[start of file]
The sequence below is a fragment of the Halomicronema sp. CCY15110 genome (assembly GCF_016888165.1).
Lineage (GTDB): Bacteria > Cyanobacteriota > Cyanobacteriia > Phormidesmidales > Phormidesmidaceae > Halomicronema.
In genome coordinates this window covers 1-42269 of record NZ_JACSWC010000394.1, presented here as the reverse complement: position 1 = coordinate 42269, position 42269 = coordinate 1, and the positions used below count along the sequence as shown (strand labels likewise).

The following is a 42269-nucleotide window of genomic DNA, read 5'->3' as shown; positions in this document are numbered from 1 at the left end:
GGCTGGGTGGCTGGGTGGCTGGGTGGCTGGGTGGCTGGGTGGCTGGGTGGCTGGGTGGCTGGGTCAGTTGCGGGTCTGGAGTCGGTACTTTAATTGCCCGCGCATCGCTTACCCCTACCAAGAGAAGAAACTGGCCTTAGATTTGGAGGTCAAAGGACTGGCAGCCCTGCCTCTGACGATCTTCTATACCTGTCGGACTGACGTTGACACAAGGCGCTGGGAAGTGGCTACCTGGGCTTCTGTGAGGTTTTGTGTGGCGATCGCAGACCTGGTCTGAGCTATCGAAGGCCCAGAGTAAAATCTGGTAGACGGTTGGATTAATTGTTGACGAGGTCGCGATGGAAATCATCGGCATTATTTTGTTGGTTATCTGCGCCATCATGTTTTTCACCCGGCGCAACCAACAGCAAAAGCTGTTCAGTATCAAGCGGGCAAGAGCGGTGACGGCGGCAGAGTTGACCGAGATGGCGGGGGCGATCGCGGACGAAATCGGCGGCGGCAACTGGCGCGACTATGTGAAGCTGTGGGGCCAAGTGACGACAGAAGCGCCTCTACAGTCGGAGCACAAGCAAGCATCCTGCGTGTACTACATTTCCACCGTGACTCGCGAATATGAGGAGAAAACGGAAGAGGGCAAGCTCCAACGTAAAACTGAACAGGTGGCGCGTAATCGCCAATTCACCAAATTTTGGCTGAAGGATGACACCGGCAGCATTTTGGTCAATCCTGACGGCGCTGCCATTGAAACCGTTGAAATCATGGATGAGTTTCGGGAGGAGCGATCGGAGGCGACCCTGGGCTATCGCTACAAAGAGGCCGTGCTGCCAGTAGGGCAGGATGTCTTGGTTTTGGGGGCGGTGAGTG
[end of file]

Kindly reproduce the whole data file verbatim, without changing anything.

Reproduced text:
The sequence below is a fragment of the Halomicronema sp. CCY15110 genome (assembly GCF_016888165.1).
Lineage (GTDB): Bacteria > Cyanobacteriota > Cyanobacteriia > Phormidesmidales > Phormidesmidaceae > Halomicronema.
In genome coordinates this window covers 1-42269 of record NZ_JACSWC010000394.1, presented here as the reverse complement: position 1 = coordinate 42269, position 42269 = coordinate 1, and the positions used below count along the sequence as shown (strand labels likewise).

The following is a 42269-nucleotide window of genomic DNA, read 5'->3' as shown; positions in this document are numbered from 1 at the left end:
GGCTGGGTGGCTGGGTGGCTGGGTGGCTGGGTGGCTGGGTGGCTGGGTGGCTGGGTGGCTGGGTCAGTTGCGGGTCTGGAGTCGGTACTTTAATTGCCCGCGCATCGCTTACCCCTACCAAGAGAAGAAACTGGCCTTAGATTTGGAGGTCAAAGGACTGGCAGCCCTGCCTCTGACGATCTTCTATACCTGTCGGACTGACGTTGACACAAGGCGCTGGGAAGTGGCTACCTGGGCTTCTGTGAGGTTTTGTGTGGCGATCGCAGACCTGGTCTGAGCTATCGAAGGCCCAGAGTAAAATCTGGTAGACGGTTGGATTAATTGTTGACGAGGTCGCGATGGAAATCATCGGCATTATTTTGTTGGTTATCTGCGCCATCATGTTTTTCACCCGGCGCAACCAACAGCAAAAGCTGTTCAGTATCAAGCGGGCAAGAGCGGTGACGGCGGCAGAGTTGACCGAGATGGCGGGGGCGATCGCGGACGAAATCGGCGGCGGCAACTGGCGCGACTATGTGAAGCTGTGGGGCCAAGTGACGACAGAAGCGCCTCTACAGTCGGAGCACAAGCAAGCATCCTGCGTGTACTACATTTCCACCGTGACTCGCGAATATGAGGAGAAAACGGAAGAGGGCAAGCTCCAACGTAAAACTGAACAGGTGGCGCGTAATCGCCAATTCACCAAATTTTGGCTGAAGGATGACACCGGCAGCATTTTGGTCAATCCTGACGGCGCTGCCATTGAAACCGTTGAAATCATGGATGAGTTTCGGGAGGAGCGATCGGAGGCGACCCTGGGCTATCGCTACAAAGAGGCCGTGCTGCCAGTAGGGCAGGATGTCTTGGTTTTGGGGGCGGTGAGTG